Monday, January 17, 2022

Republican Senator Urges GOP To Speak Up About Trump’s False Claims

PIERRE, SD (AP) – US Senator Mike Rounds of South Dakota has been telling people over the past year that the 2020 election was fair, but this week he did what few other Republicans dared to tell a national audience.

Now he wants more Republicans to join him.

Rounds, who is in his second Senate term, told local newspapers, radio broadcasts, and Rotary clubs in South Dakota that he had verified electoral fraud allegations made by former President Donald Trump, and while there were some “irregularities,” they all turned out to be empty. nothing to refute the truth that Trump has lost. So when ABC News ‘This Week’ asked the Senator to appear on his Sunday show to discuss the January 6, 2020 attack on the Capitol, Rounds said his decision was simple: “Well, of course I will.”

But the feedback from the conversation was quick. Round said he had no intention of starting a fight with Trump, but that is exactly what happened. In a statement, the former president called Round a “jerk.” The rounds supported what he said and argued that there are many more Republicans like him and they need to speak out.

“If we want to maintain trust and gain the trust of more people who are wondering, we probably need to say it a little louder and in more places that many of us usually either do not invite to speak or choose not to speak. join the fray, ”Rounds told The Associated Press this week.

The rounds gained support following Trump’s attack from several senior Republicans, including Senate Majority Leader Mitch McConnell and South Dakota Senator John Thune, who has had his own skirmishes with Trump. But with the GOP still largely dominated by the former president, it’s unclear if Rounds’ defiance represents a lapse in that grip or if he is the lone voice in the party.

Republicans have largely avoided talking publicly about the deadliest attack on Congress in the country’s history, calling memorials and investigations into the uprising “politicized.” And Trump clings to the notion that the election was stolen from him. In an interview on National Public Radio on Tuesday, the former president said it was “an advantage” for Republicans to keep reporting fraud, and that Rounds was “completely wrong.”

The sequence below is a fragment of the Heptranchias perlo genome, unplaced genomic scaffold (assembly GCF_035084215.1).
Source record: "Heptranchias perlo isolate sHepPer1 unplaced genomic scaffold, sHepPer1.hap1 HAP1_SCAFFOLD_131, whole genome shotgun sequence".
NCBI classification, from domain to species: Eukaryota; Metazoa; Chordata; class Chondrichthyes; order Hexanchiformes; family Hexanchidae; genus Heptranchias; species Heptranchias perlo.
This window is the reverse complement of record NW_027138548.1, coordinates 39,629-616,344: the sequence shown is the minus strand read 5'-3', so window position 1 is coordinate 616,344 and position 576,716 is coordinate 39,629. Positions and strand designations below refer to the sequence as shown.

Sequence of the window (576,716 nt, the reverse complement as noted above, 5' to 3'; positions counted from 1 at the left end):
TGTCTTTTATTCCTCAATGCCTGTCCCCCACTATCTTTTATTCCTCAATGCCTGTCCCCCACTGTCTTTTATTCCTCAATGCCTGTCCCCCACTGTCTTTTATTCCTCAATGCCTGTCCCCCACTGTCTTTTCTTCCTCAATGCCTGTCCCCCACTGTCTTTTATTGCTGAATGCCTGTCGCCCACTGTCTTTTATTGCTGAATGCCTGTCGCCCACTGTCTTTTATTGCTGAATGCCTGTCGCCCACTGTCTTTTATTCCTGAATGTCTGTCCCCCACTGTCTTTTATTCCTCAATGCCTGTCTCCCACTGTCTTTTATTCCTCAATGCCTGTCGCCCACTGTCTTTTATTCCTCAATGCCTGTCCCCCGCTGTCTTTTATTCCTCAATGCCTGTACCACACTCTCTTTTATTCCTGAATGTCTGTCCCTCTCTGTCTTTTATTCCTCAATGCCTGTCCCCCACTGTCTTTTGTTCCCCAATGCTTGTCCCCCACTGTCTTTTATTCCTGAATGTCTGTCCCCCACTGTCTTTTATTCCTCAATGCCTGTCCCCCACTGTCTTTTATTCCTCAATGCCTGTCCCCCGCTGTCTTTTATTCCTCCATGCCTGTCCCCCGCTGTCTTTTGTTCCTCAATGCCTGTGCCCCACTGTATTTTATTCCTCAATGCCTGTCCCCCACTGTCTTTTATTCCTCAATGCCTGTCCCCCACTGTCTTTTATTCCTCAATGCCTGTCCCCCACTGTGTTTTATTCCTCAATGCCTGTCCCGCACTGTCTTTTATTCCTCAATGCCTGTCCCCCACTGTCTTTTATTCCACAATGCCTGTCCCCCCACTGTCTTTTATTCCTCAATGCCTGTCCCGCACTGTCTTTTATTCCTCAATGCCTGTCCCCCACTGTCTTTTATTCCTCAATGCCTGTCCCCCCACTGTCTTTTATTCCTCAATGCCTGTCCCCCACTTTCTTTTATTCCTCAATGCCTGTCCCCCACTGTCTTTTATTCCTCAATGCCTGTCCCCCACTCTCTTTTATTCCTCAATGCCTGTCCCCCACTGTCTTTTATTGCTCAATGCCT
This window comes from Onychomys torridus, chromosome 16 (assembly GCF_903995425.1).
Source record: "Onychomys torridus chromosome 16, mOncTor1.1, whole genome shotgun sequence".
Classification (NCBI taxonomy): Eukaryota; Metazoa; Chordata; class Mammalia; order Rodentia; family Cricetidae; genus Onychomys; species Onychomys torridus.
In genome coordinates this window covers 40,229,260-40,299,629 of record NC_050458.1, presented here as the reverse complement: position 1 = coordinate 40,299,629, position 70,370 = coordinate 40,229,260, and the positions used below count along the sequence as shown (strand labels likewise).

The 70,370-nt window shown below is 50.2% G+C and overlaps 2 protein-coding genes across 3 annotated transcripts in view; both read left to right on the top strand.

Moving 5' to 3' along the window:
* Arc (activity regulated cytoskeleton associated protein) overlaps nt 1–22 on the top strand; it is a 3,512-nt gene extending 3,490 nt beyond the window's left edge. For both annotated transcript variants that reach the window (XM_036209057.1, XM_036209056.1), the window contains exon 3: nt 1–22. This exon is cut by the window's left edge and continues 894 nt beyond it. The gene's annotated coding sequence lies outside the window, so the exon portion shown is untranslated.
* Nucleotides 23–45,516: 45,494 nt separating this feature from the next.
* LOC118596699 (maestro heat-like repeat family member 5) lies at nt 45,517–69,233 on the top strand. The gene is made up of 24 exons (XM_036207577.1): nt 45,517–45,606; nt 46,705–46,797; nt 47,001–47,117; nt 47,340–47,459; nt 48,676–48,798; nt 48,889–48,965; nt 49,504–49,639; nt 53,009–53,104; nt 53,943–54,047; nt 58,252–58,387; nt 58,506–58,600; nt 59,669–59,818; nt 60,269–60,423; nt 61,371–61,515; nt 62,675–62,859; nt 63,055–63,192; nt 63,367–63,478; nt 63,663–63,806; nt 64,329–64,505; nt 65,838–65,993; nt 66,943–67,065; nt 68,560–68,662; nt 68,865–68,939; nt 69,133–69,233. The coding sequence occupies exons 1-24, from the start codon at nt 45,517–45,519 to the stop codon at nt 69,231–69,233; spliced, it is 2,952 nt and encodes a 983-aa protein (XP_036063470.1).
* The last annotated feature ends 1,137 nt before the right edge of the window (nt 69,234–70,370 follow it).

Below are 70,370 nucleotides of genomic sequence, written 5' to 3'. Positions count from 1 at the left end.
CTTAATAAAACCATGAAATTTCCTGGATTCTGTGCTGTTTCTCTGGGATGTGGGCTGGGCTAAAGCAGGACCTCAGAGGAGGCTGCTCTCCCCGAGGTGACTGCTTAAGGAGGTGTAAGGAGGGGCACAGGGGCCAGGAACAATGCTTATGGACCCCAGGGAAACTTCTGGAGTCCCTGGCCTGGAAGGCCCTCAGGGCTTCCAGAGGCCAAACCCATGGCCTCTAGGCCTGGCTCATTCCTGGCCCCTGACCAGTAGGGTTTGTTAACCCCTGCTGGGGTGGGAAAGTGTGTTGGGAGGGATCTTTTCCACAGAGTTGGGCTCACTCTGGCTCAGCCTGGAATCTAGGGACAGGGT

Some Republicans are concerned that Trump’s attacks will harm the party, reduce the turnout of Conservatives, and harm them in future elections.

This is the point that Round took. He wants to get away from Trump’s baseless claims of falsification of election results, but not before making it clear that Trump has lost – honestly and fairly. He said the party risks losing credibility and voters if Trump is allowed to undermine the credibility of the democratic process.

“We need to be more aggressive, convincing conservatives that their voice matters,” Rounds said, adding “to give them confidence that they can trust us and that we will speak the truth.” And even if this is a harsh truth that is difficult to swallow, we are not going to lie to them. “

In South Dakota, Trump’s response to Rounds’ attacks has so far been muted compared to the backlash Thun faced last year when Trump lashed out at him for saying that trying to cancel the election would “fail as dog “to the Senate.

Gov. Christy Noem, who is closest to Trump than any other South Dakota politician, said Tuesday that she was unaware of the Round-Trump exchange. And Jeff Holbrook, chairman of the Pennington County GOP, one of the state’s largest county parties to hold Stop Theft rallies in support of Trump after the 2020 election, said he hadn’t seen much of a reaction to Trump’s attacks on Rounds.

Rounds said he had heard a lot about the exchange, admitting that some of the backlash was negative, but he said the “vast majority” were from people who thanked him for speaking out.

Trump rebuked Round, saying that he had the courage to make those remarks only because he was not in danger of being re-elected until 2026, and promised that he would never support Round again.

Rounds acknowledged that some Republicans facing earlier primaries would not “disappoint the part of the base that is truly loyal to the former president.”

But he argued it could be done, pointing to Thune, who had recently contemplated retirement before announcing last week that he would be running for a new term. While Thune has a large campaign fund and a seemingly clear path to re-election, he faces several major challenges from a conservative rebel group seeking to oust anyone who hasn’t bought into Trump’s political stamp.

“He’s not looking for a fight,” Rounds said of Tuna. “He just wants to be honest with people.”

One of Thune’s rivals, Bruce Whalen, had some warning words for the Round.

“He has to remember that South Dakota is dominated by MAGA and there are so many angry people there right now,” Whalen said.

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